There is a clear and present phenomenon I have observed in organisations, particularly prevalent in larger / corporate environments.
Senior Managers (those who operate with a high degree of internal political power) decide that they no longer wish to work with an individual; they either want to exit them from the business, they no longer wish to deal with them personally or they have simply discounted their perceived value or relevance. Many will simply ‘ignore’ the individual, providing no feedback, no explanation and no opportunity for the person concerned to understand or respond. I call it the ‘Clean Hands – Dirty Conscience Syndrome’.
It’s not big and it’s not clever but it does happen, more often than you might think. In my view this is symptomatic of a few key underlying problems at the top of many organisations: In some cases it is because the Senior Manager has little or no confidence in their ability to manage people, particularly difficult conversations or conflict. Instead of facing into it they choose instead to avoid, make excuses or use other people to deal with the situation. Worst of all cases, sometimes the hope is that the individual will get the message and leave of their own accord.
In other cases it speaks to the prevalent organisational culture. If people are not particularly valued, recognised, rewarded and developed, it can lead to a barren landscape to live in as a colleague. Genuine feedback is rare and time to talk about personal performance is non existent. These environments are often based on fear and the expectation is to deliver at any cost and do what you’re told. Bullies can thrive here and there are usually other long term performance issues, e.g. high churn rate, sickness or overpaying to compensate people for a lack of genuine care and engagement.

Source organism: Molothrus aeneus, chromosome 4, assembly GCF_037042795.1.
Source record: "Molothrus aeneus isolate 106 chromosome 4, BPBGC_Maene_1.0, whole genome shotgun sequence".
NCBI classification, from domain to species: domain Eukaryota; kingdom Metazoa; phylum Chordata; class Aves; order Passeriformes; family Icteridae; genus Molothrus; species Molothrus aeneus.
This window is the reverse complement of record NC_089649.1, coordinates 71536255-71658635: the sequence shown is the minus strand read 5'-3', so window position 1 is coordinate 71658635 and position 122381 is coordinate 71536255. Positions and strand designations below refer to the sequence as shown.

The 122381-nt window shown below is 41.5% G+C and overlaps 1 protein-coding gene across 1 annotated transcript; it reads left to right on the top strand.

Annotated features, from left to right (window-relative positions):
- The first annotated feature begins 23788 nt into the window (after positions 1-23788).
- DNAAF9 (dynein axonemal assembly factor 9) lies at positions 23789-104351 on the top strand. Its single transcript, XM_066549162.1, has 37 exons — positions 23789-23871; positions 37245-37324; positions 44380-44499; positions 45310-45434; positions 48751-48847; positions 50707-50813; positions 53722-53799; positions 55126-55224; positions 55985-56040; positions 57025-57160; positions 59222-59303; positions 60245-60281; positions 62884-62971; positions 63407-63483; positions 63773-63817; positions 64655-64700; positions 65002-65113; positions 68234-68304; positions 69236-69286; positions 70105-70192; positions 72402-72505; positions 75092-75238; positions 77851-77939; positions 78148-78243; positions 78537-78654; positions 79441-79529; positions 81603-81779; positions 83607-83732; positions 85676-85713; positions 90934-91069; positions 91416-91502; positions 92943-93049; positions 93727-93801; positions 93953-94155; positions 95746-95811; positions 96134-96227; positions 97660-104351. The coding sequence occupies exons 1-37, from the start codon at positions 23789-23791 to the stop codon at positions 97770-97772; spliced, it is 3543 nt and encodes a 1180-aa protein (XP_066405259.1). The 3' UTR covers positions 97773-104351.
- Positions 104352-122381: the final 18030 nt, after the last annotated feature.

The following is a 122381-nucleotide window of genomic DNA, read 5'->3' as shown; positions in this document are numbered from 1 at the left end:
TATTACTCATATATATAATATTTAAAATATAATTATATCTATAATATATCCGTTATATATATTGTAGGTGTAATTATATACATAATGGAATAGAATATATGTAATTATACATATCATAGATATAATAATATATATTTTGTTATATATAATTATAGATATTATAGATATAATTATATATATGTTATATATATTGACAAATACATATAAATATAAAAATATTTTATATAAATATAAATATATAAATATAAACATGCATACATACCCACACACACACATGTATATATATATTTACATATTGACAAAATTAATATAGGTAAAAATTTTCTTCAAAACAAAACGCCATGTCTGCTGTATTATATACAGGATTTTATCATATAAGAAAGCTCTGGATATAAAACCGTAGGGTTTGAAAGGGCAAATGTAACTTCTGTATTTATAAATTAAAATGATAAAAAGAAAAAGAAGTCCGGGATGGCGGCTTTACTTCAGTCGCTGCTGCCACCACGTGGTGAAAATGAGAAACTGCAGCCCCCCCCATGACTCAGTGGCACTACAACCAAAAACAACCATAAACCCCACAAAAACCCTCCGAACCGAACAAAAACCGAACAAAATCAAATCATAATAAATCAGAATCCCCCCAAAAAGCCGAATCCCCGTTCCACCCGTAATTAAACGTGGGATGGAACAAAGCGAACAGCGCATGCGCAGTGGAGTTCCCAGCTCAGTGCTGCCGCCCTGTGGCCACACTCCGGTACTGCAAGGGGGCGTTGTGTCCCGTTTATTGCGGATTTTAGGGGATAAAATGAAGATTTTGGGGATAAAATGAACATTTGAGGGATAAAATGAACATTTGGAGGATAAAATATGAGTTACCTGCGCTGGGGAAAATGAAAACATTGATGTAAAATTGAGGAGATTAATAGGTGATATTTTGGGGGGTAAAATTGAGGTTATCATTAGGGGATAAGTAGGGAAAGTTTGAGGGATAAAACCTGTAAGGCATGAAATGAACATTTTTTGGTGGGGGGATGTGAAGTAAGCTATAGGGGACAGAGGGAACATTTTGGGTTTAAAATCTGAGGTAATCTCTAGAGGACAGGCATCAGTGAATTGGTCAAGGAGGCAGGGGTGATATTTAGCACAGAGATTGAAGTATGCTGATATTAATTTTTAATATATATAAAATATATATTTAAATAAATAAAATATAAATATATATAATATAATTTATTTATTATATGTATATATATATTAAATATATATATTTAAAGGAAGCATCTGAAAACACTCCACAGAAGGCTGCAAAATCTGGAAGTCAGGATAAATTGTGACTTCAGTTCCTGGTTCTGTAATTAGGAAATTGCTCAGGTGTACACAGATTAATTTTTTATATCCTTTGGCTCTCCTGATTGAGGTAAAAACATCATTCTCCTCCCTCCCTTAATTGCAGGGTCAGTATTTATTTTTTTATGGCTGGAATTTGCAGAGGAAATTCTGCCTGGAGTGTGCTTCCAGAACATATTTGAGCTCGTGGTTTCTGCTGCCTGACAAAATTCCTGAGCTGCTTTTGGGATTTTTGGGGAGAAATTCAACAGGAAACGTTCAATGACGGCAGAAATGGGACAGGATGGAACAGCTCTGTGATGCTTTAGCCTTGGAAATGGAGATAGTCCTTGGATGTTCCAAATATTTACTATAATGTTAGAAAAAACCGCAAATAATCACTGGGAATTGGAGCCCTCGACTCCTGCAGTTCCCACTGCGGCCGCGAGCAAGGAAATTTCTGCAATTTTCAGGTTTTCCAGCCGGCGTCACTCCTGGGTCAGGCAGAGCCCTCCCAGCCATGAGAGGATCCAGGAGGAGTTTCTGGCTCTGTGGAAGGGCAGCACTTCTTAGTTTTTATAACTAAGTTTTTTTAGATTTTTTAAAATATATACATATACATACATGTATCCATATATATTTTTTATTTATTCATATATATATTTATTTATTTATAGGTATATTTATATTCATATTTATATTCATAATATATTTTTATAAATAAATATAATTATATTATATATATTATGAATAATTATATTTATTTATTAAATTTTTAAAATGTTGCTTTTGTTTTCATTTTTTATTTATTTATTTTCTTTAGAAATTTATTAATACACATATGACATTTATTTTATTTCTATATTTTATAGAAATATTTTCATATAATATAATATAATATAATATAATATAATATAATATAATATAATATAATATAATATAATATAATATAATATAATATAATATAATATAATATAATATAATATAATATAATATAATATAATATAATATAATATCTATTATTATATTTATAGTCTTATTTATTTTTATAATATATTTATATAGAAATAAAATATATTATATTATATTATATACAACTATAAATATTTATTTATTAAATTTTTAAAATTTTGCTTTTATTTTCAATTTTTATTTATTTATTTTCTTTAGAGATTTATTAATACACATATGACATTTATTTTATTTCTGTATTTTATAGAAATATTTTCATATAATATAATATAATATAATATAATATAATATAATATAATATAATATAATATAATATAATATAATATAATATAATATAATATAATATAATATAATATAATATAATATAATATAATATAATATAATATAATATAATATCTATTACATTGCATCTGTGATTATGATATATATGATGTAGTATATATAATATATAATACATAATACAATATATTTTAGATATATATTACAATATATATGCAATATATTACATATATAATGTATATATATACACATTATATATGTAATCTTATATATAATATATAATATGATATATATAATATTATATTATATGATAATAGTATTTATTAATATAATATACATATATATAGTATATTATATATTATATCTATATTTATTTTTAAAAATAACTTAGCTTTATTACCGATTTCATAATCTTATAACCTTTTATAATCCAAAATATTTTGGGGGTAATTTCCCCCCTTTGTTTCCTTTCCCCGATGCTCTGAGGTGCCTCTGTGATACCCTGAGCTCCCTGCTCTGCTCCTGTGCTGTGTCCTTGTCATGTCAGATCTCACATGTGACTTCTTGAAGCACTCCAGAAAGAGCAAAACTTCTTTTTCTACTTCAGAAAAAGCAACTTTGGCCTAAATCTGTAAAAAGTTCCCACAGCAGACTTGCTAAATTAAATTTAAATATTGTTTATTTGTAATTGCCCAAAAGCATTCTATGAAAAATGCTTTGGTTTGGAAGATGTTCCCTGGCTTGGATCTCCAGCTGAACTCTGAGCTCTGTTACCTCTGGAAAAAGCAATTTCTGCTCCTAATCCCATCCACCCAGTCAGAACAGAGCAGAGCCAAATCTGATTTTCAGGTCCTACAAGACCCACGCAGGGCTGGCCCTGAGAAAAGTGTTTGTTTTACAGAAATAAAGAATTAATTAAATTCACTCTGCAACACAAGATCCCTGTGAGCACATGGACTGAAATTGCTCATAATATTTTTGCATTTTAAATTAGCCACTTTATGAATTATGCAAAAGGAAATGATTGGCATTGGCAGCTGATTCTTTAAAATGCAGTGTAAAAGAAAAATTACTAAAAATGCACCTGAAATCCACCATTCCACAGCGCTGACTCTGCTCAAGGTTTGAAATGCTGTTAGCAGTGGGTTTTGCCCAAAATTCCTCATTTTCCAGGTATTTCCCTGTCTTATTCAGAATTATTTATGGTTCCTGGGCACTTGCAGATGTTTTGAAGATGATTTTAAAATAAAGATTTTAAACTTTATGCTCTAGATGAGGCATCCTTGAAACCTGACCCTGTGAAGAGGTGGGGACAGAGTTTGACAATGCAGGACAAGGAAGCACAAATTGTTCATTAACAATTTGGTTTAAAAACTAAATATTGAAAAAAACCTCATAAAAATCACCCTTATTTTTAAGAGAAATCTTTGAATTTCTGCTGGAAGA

When promoting people into positions of power, an assessment of skill and values centred on people management is a vital ingredient that all organisations should adopt in some form or another. For victims of ‘Clean Hands Syndrome’ it’s important to keep the moral high ground and not retaliate or lower your own standards. Seek objective counsel and when ready provide feedback to your organisation / line manager. For serious cases it’s a good idea to keep a record especially if 1:1s are cancelled and goals / objective setting is never made clear.
HR and non Executives should play an important part here to call this out or prevent it. External and objective assessments and diagnostics can have a role too. Until someone gets their hands dirty, someone and something is going to suffer.
Steve Bernard e: [email protected] – Director